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Olivia Thorne   BA and MA (Bath Spa University)

Olivia Thorne


BA and MA (Bath Spa University)

Research student

School of Journalism, Media and Culture


I am a research student at the School of Journalism, Media and Culture (JOMEC), examining video games using media psychological theories, a questionnaire, semi-structured interviews and feminist reflexivity to understand the impact of gaming on women. Beyond that, I am keen to get involved in collaborative work, including (but not limited to) digital activism, feminist activism, the current video gaming landscape, and media cultures. My interests primarily lie in video gaming, feminism, film, television, and media.

I am currently an active member of the JOMEC Feminist Media Studies Research Group.



How do the experiences of gaming affect women, and in what ways does it impact them?

How do the experiences of gaming affect women, and in what ways does it impact them?

Informed by the cycle of exclusion (Kowert, Breuer and Quandt 2017), I intend to examine the experiences of women who play video games. To do this, I will use a mixed-methods approach, beginning with a questionnaire, to gather various responses regarding experiences, what they play, why they play and more. Secondly, from the questionnaire, my respondents can provide their email addresses for a semi-structured qualitative interview, of which the questions will be tailored based on responses from the questionnaire. Using the methods in a triangulated dialogue and feminist self-reflexivity, I hope to discover the relationship between women and gaming.


In 2017, I began studying Media Communications at Bath Spa University (BA Hons. 2017-2020, Upper Second Class Honours). During my bachelor's degree, I was particularly interested in media as a whole, feminist advances and the portrayal of these in media, representation, and particularly video gaming. At this point in time, I was interested in using my love for video gaming to pursue a career in marketing for a video gaming company.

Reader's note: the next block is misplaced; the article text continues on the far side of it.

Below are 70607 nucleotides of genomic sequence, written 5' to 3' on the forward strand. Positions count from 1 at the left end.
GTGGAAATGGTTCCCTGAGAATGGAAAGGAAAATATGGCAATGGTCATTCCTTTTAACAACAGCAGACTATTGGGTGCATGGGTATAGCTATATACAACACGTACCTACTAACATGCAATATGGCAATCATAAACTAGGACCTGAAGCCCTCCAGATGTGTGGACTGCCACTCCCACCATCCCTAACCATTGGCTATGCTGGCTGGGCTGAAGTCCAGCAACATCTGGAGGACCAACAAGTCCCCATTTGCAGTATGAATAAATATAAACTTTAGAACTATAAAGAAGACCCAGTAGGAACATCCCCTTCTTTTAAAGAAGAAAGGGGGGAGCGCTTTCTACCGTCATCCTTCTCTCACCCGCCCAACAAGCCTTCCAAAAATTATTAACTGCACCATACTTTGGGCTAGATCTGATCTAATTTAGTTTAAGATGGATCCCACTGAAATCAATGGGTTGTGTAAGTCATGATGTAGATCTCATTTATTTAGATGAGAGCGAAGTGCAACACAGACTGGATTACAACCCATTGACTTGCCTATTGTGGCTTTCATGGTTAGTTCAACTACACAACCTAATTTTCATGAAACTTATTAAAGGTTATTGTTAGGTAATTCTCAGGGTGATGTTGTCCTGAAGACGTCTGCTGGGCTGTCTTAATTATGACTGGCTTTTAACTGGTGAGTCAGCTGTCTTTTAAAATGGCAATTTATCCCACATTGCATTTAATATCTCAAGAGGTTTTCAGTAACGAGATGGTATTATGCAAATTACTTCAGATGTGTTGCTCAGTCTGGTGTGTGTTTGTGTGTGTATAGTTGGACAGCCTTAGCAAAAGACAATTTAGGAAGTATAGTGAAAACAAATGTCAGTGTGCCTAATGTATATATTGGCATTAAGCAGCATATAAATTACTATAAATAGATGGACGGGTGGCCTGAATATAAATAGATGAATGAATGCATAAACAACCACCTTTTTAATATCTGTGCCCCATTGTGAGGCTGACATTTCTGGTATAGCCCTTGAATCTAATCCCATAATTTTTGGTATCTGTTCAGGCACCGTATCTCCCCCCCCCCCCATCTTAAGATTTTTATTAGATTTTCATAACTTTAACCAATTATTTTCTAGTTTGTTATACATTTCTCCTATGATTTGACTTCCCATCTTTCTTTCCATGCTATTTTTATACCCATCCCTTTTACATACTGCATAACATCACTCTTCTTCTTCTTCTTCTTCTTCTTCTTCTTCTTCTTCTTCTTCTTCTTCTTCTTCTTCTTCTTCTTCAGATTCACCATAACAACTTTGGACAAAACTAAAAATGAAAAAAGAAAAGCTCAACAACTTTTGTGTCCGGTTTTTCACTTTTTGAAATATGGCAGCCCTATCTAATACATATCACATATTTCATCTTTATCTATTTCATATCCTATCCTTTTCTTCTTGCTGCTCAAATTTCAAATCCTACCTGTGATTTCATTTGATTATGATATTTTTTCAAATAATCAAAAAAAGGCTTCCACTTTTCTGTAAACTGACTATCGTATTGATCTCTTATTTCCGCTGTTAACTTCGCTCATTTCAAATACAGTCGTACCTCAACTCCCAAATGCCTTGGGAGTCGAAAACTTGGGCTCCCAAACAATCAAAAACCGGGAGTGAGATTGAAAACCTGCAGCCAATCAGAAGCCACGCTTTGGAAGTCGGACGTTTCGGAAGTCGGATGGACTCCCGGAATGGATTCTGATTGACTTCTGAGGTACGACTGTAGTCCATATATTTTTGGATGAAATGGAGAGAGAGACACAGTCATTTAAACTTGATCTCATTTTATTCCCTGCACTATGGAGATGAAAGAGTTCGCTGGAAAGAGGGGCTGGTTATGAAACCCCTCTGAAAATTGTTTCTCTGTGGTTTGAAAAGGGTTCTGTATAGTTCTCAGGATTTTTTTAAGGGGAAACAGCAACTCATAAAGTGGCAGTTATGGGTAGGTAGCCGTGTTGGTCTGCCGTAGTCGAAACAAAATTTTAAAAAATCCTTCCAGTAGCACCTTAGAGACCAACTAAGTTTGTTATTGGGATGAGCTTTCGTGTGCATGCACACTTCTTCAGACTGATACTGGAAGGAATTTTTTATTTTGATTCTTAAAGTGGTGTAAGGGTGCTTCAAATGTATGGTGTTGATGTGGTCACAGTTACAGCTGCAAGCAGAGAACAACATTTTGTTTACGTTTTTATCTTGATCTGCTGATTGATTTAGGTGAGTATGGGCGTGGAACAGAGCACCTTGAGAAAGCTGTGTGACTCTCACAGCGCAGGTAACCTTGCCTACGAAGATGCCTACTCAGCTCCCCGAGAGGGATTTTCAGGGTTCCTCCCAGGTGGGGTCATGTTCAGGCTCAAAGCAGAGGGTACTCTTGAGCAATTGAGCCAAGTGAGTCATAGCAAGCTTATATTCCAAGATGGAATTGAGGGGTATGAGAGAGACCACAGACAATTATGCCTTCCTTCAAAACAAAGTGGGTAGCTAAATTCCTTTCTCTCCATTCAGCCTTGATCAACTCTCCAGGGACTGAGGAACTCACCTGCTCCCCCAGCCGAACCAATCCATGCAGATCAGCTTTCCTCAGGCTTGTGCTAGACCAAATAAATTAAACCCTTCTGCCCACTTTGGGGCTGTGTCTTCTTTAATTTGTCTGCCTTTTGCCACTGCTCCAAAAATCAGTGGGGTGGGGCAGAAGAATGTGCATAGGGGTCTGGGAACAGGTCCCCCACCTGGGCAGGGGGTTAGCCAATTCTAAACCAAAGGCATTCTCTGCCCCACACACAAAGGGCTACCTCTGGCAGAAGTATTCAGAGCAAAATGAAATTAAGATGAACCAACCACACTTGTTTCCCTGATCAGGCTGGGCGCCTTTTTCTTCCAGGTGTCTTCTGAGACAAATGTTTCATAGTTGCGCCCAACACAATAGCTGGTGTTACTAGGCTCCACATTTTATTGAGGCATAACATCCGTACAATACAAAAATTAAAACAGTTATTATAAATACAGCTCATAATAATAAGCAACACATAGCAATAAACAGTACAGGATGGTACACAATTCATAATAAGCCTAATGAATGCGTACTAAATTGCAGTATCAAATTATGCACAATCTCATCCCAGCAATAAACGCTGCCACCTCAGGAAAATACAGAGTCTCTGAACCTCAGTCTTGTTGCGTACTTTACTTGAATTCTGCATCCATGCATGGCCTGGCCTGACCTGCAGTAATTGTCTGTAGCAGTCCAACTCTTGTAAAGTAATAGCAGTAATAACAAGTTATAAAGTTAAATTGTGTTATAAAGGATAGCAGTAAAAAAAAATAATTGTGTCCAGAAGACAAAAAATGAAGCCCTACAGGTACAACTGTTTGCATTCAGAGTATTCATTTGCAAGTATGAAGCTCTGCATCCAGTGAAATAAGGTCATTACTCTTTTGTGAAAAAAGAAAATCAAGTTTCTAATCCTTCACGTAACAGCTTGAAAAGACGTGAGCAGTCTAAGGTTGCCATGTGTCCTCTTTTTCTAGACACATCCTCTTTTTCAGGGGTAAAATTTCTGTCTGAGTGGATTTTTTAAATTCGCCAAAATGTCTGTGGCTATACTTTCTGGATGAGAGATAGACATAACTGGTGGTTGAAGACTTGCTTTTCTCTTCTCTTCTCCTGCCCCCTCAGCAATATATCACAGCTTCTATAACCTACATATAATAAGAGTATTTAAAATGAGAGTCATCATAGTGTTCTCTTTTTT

In 2020, after graduating, I was inspired to remain in education to further my knowledge in Marketing and Brand Management (MA 2020-2021, Pass with Distinction). While completing my master's thesis titled "An investigation into the representation of gender, ethnic minorities and the LGBT+ community on video game marketing", the results from this study highlighted that there is a stigma surrounding the definition of gamer, and most interviewees mentioned that they noticed the prevalence of geek masculinity within gaming. This thesis inspired me to begin my doctoral research.


Francesca Sobande

Francesca Sobande

Senior Lecturer in Digital Media Studies

Hannah Hamad

Hannah Hamad

Reader in Media and Communication

Research themes


  • Video gaming
  • Feminism
  • Feminist Media Studies
  • Feminist Gaming Studies
  • Feminist methodologies